Moreover, there is no legislation regarding the regulation of PhACs.
However, the impact of PhACs, considering both acute and chronic effects on non-target organisms, has been studied, with an emphasis on
Abbreviations: ASM, activated sludge model; IBU, ibuprofen; IBU-OH, hydroxyl
ibuprofen; IBU-1OH, 1-hydroxyl ibuprofen; IBU-2OH, 2-hydroxyl ibuprofen; IBU-CBX,
carboxyl ibuprofen; Kbiol, biodegradation reaction rate constant; KD, adsorption coefcient; PhACs, pharmaceutically active compounds; TP, transformation product; TSS,
total suspended solid; WWTP, wastewater treatment plant.
Corresponding author.
E-mail address: irodriguezroda@icra.cat (I. Rodriguez-Roda).
0048-9697/$ see front matter 2012 Elsevier B.V. All rights reserved.
doi:10.1016/j.scitotenv.2012.06.060

PhACs as a continuous threat to environmental stability (Santos et al.,


2010; Schnell et al., 2009) and the need for a better understanding of
their fate to facilitate their removal from the environment.
PhACs are primarily released through wastewater treatment
plant (WWTP) discharges (Heberer, 2002). WWTPs are not currently designed for complete removal of PhACs (Joss et al., 2008). Extensive WWTP sampling campaigns have been explored in several
countries where various WWTP treatment technologies have been
applied, and extensive information is available on PhAC inuent
and efuent concentrations with reported concentrations typically
on the order of ng L 1 or low g L 1 (Kolpin et al., 2002;
Buttiglieri and Knepper, 2008; Carballa et al., 2008). Several studies
have demonstrated that some PhACs are efciently removed within
WWTP facilities (e.g., ibuprofen, naproxen and ketoprofen), while
others are more persistent (e.g., diclofenac and clobric acid)
(Quintana et al., 2005; Kosjek et al., 2007; Onesios et al., 2009;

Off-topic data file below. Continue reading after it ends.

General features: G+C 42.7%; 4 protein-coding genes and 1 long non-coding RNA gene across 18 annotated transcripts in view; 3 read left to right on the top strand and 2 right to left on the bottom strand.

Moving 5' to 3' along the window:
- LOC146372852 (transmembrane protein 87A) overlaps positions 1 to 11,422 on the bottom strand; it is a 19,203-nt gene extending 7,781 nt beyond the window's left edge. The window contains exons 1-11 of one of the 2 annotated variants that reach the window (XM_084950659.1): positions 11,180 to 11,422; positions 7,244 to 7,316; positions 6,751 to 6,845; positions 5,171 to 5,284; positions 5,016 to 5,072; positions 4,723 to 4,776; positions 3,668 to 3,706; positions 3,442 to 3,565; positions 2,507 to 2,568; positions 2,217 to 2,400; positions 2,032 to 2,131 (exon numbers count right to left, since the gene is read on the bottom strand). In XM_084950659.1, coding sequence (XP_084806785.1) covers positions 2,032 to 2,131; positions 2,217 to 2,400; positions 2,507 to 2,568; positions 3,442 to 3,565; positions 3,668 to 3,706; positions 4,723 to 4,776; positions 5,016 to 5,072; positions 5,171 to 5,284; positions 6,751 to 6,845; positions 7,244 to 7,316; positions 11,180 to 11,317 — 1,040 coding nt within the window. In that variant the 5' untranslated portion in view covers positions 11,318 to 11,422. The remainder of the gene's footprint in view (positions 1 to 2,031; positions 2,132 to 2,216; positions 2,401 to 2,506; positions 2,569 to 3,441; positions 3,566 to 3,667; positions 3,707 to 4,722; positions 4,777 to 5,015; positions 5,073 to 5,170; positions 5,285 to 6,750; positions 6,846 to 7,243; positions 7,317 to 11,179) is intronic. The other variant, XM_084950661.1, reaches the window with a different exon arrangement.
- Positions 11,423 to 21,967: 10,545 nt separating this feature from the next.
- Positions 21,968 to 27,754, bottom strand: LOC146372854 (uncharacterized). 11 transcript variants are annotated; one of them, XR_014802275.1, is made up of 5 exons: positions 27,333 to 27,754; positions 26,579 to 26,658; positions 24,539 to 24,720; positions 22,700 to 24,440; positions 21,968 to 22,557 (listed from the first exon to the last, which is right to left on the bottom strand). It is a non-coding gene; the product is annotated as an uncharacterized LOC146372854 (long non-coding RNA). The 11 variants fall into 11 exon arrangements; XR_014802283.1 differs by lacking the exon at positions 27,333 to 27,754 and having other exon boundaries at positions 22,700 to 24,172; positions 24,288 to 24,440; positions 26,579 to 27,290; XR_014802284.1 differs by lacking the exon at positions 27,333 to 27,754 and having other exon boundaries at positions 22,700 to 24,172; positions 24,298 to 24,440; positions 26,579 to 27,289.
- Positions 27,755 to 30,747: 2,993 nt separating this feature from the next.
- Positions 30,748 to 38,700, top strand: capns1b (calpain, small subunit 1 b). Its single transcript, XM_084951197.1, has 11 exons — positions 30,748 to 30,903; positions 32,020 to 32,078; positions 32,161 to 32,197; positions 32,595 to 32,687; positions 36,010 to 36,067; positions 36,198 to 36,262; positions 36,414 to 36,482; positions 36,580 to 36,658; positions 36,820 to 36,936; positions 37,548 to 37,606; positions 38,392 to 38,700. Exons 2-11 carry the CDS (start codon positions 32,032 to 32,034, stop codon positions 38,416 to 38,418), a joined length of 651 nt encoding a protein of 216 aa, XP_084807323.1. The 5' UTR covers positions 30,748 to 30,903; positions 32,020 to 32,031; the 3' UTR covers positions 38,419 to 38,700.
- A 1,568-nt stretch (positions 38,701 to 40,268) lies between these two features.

Tambosi et al., 2010). Within the WWTP, the PhAC may be removed
from the liquid phase depending on its susceptibility to adsorption
or biodegradation (Ternes and Joss, 2006). Little information has
been reported on the presence of PhAC transformation products

N. Collado et al. / Science of the Total Environment 433 (2012) 296301

(TPs), the formation of these TPs or their removal because most of


the available reports focus on the parent compound.
Modelling and simulation of the transport and removal of macropollutants (such as organic matter, nitrogen, phosphorus and suspended
solids) in WWTPs can be considered a mature scientic discipline. The
standard and most widely used models are deterministic, describing
the removal of organic matter and nutrients from activated sludge (AS)
(Gernaey et al., 2004), or metabolic (van Loosdrecht and Heijnen,
2002). Modelling and simulating micropollutants are currently a growing area of interest and activity within urban water cycle modelling
to support load estimation, predict environmental impact and nd optimal organic removal technologies for micropollutants and PhACs in
particular.
The activated sludge models (ASMs) have been extended to include the occurrence, transport and fate of micropollutants, with
consideration of parent compound formation, sorption and biodegradation processes, both aerobic and anoxic conditions and different
wastewater fractions (aqueous, solid, retransformable and sequestered) to predict the capability of removing several micropollutants